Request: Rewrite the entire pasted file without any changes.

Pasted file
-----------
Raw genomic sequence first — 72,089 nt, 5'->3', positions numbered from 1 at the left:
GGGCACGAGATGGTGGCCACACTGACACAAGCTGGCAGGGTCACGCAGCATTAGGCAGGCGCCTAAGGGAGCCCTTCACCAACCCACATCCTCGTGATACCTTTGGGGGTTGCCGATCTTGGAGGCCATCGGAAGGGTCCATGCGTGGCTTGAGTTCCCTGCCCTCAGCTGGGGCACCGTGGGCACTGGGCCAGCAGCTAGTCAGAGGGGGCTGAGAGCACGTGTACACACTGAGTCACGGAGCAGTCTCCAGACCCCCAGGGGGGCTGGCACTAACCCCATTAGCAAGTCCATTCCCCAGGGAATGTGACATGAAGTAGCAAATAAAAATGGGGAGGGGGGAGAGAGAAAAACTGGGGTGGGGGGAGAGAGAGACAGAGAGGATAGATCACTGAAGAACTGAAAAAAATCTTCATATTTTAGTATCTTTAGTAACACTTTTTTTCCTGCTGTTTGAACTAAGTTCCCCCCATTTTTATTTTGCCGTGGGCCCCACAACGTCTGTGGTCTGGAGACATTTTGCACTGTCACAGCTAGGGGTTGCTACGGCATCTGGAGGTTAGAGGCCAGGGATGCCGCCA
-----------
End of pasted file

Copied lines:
Raw genomic sequence first — 72,089 nt, 5'->3', positions numbered from 1 at the left:
GGGCACGAGATGGTGGCCACACTGACACAAGCTGGCAGGGTCACGCAGCATTAGGCAGGCGCCTAAGGGAGCCCTTCACCAACCCACATCCTCGTGATACCTTTGGGGGTTGCCGATCTTGGAGGCCATCGGAAGGGTCCATGCGTGGCTTGAGTTCCCTGCCCTCAGCTGGGGCACCGTGGGCACTGGGCCAGCAGCTAGTCAGAGGGGGCTGAGAGCACGTGTACACACTGAGTCACGGAGCAGTCTCCAGACCCCCAGGGGGGCTGGCACTAACCCCATTAGCAAGTCCATTCCCCAGGGAATGTGACATGAAGTAGCAAATAAAAATGGGGAGGGGGGAGAGAGAAAAACTGGGGTGGGGGGAGAGAGAGACAGAGAGGATAGATCACTGAAGAACTGAAAAAAATCTTCATATTTTAGTATCTTTAGTAACACTTTTTTTCCTGCTGTTTGAACTAAGTTCCCCCCATTTTTATTTTGCCGTGGGCCCCACAACGTCTGTGGTCTGGAGACATTTTGCACTGTCACAGCTAGGGGTTGCTACGGCATCTGGAGGTTAGAGGCCAGGGATGCCGCCA